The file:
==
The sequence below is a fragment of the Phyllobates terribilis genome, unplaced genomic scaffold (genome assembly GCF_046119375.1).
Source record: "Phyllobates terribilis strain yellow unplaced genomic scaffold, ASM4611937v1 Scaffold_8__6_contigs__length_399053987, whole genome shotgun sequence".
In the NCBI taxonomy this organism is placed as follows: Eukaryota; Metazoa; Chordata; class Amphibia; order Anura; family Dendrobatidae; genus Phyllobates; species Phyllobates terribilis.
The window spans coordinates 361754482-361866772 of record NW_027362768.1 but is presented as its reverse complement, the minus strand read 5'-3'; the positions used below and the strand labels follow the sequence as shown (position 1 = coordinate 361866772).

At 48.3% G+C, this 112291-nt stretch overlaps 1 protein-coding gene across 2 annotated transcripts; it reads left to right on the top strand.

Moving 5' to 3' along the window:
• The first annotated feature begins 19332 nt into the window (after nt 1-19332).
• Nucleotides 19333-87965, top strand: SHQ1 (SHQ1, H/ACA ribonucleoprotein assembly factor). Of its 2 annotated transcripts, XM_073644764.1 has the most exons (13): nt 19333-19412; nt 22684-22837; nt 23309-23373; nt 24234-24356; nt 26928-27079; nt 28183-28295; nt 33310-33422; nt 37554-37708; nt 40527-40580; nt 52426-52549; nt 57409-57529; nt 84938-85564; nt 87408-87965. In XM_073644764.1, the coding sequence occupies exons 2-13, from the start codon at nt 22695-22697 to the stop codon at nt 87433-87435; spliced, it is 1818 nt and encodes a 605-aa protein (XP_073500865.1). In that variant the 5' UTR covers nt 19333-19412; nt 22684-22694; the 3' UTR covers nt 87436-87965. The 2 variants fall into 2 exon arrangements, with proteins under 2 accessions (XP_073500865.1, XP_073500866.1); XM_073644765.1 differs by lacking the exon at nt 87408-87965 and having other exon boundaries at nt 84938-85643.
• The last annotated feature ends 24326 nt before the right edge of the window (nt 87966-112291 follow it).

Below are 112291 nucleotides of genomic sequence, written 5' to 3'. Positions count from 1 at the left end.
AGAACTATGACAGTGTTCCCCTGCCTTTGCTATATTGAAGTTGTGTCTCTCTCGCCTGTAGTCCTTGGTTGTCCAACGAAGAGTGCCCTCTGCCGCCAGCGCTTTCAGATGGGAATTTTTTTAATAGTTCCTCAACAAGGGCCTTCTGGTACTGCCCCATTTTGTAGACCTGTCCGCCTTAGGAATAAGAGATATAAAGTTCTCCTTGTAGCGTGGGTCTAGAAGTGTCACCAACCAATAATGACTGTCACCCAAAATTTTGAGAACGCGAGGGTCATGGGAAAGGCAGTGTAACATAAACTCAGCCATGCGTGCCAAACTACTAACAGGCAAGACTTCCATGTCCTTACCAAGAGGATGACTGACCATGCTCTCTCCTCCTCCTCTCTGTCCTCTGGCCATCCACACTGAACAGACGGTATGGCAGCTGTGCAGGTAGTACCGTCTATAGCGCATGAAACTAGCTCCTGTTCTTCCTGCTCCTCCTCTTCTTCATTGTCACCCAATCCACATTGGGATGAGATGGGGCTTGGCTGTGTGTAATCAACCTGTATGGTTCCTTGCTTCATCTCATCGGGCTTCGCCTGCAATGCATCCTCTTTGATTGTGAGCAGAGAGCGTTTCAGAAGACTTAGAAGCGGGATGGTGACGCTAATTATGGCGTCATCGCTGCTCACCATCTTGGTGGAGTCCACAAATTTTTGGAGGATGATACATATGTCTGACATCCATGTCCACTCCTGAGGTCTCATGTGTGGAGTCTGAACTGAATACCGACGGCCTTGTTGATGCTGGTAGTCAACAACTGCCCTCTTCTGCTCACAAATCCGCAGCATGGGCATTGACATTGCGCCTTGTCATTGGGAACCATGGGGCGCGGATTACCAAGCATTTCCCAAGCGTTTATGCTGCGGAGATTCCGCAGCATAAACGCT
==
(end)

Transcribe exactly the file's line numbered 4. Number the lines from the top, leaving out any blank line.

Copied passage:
The window spans coordinates 361754482-361866772 of record NW_027362768.1 but is presented as its reverse complement, the minus strand read 5'-3'; the positions used below and the strand labels follow the sequence as shown (position 1 = coordinate 361866772).